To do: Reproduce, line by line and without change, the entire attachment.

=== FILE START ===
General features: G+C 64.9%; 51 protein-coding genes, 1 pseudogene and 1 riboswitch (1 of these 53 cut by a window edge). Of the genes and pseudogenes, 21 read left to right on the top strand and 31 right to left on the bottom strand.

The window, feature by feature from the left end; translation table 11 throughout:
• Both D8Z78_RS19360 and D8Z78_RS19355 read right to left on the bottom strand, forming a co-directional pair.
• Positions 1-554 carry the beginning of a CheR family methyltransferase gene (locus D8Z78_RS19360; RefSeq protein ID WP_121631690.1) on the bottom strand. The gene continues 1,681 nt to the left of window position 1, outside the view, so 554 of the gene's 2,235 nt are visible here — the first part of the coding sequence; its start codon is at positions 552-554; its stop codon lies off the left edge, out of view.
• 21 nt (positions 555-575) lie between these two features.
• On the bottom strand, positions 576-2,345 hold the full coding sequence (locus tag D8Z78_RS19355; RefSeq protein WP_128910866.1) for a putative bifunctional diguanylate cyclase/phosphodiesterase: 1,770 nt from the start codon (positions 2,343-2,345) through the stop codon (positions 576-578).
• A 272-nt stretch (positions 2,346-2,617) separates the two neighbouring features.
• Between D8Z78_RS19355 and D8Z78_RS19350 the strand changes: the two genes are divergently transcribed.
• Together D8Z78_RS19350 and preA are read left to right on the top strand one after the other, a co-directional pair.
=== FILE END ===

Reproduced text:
General features: G+C 64.9%; 51 protein-coding genes, 1 pseudogene and 1 riboswitch (1 of these 53 cut by a window edge). Of the genes and pseudogenes, 21 read left to right on the top strand and 31 right to left on the bottom strand.

The window, feature by feature from the left end; translation table 11 throughout:
• Both D8Z78_RS19360 and D8Z78_RS19355 read right to left on the bottom strand, forming a co-directional pair.
• Positions 1-554 carry the beginning of a CheR family methyltransferase gene (locus D8Z78_RS19360; RefSeq protein ID WP_121631690.1) on the bottom strand. The gene continues 1,681 nt to the left of window position 1, outside the view, so 554 of the gene's 2,235 nt are visible here — the first part of the coding sequence; its start codon is at positions 552-554; its stop codon lies off the left edge, out of view.
• 21 nt (positions 555-575) lie between these two features.
• On the bottom strand, positions 576-2,345 hold the full coding sequence (locus tag D8Z78_RS19355; RefSeq protein WP_128910866.1) for a putative bifunctional diguanylate cyclase/phosphodiesterase: 1,770 nt from the start codon (positions 2,343-2,345) through the stop codon (positions 576-578).
• A 272-nt stretch (positions 2,346-2,617) separates the two neighbouring features.
• Between D8Z78_RS19355 and D8Z78_RS19350 the strand changes: the two genes are divergently transcribed.
• Together D8Z78_RS19350 and preA are read left to right on the top strand one after the other, a co-directional pair.